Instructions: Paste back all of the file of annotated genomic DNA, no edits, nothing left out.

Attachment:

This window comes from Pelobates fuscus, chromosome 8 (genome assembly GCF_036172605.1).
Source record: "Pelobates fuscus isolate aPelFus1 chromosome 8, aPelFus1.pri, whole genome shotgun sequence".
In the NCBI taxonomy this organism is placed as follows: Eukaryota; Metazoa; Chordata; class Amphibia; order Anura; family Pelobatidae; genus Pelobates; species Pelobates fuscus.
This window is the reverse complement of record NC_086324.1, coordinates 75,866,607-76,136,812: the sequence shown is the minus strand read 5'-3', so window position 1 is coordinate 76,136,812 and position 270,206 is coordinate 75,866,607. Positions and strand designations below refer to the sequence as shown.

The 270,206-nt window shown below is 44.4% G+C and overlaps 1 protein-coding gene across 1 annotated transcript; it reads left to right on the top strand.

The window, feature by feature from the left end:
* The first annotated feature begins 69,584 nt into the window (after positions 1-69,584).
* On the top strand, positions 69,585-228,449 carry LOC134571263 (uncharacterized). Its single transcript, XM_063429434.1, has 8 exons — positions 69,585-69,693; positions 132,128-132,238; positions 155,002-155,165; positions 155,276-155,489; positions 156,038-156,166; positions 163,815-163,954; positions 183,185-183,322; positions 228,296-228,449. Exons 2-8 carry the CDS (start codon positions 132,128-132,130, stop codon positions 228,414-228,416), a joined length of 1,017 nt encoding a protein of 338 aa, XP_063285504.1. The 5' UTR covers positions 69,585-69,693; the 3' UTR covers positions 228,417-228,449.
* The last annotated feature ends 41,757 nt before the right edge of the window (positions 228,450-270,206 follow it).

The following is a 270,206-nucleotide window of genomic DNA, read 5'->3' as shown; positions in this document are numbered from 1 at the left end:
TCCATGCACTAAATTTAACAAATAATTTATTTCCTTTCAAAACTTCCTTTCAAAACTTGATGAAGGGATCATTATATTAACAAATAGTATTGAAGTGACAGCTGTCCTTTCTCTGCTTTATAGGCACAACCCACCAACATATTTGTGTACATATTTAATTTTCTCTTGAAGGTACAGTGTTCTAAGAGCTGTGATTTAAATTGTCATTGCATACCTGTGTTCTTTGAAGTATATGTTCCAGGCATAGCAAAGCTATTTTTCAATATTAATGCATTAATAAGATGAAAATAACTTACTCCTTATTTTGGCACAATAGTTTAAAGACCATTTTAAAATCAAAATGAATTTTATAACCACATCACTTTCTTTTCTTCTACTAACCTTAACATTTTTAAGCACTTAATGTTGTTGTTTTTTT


This window comes from Pelobates fuscus, chromosome 8 (genome assembly GCF_036172605.1).
Source record: "Pelobates fuscus isolate aPelFus1 chromosome 8, aPelFus1.pri, whole genome shotgun sequence".
In the NCBI taxonomy this organism is placed as follows: Eukaryota; Metazoa; Chordata; class Amphibia; order Anura; family Pelobatidae; genus Pelobates; species Pelobates fuscus.
This window is the reverse complement of record NC_086324.1, coordinates 75,866,607-76,136,812: the sequence shown is the minus strand read 5'-3', so window position 1 is coordinate 76,136,812 and position 270,206 is coordinate 75,866,607. Positions and strand designations below refer to the sequence as shown.

The 270,206-nt window shown below is 44.4% G+C and overlaps 1 protein-coding gene across 1 annotated transcript; it reads left to right on the top strand.

The window, feature by feature from the left end:
* The first annotated feature begins 69,584 nt into the window (after positions 1-69,584).
* On the top strand, positions 69,585-228,449 carry LOC134571263 (uncharacterized). Its single transcript, XM_063429434.1, has 8 exons — positions 69,585-69,693; positions 132,128-132,238; positions 155,002-155,165; positions 155,276-155,489; positions 156,038-156,166; positions 163,815-163,954; positions 183,185-183,322; positions 228,296-228,449. Exons 2-8 carry the CDS (start codon positions 132,128-132,130, stop codon positions 228,414-228,416), a joined length of 1,017 nt encoding a protein of 338 aa, XP_063285504.1. The 5' UTR covers positions 69,585-69,693; the 3' UTR covers positions 228,417-228,449.
* The last annotated feature ends 41,757 nt before the right edge of the window (positions 228,450-270,206 follow it).

The following is a 270,206-nucleotide window of genomic DNA, read 5'->3' as shown; positions in this document are numbered from 1 at the left end:
TCCATGCACTAAATTTAACAAATAATTTATTTCCTTTCAAAACTTCCTTTCAAAACTTGATGAAGGGATCATTATATTAACAAATAGTATTGAAGTGACAGCTGTCCTTTCTCTGCTTTATAGGCACAACCCACCAACATATTTGTGTACATATTTAATTTTCTCTTGAAGGTACAGTGTTCTAAGAGCTGTGATTTAAATTGTCATTGCATACCTGTGTTCTTTGAAGTATATGTTCCAGGCATAGCAAAGCTATTTTTCAATATTAATGCATTAATAAGATGAAAATAACTTACTCCTTATTTTGGCACAATAGTTTAAAGACCATTTTAAAATCAAAATGAATTTTATAACCACATCACTTTCTTTTCTTCTACTAACCTTAACATTTTTAAGCACTTAATGTTGTTGTTTTTTT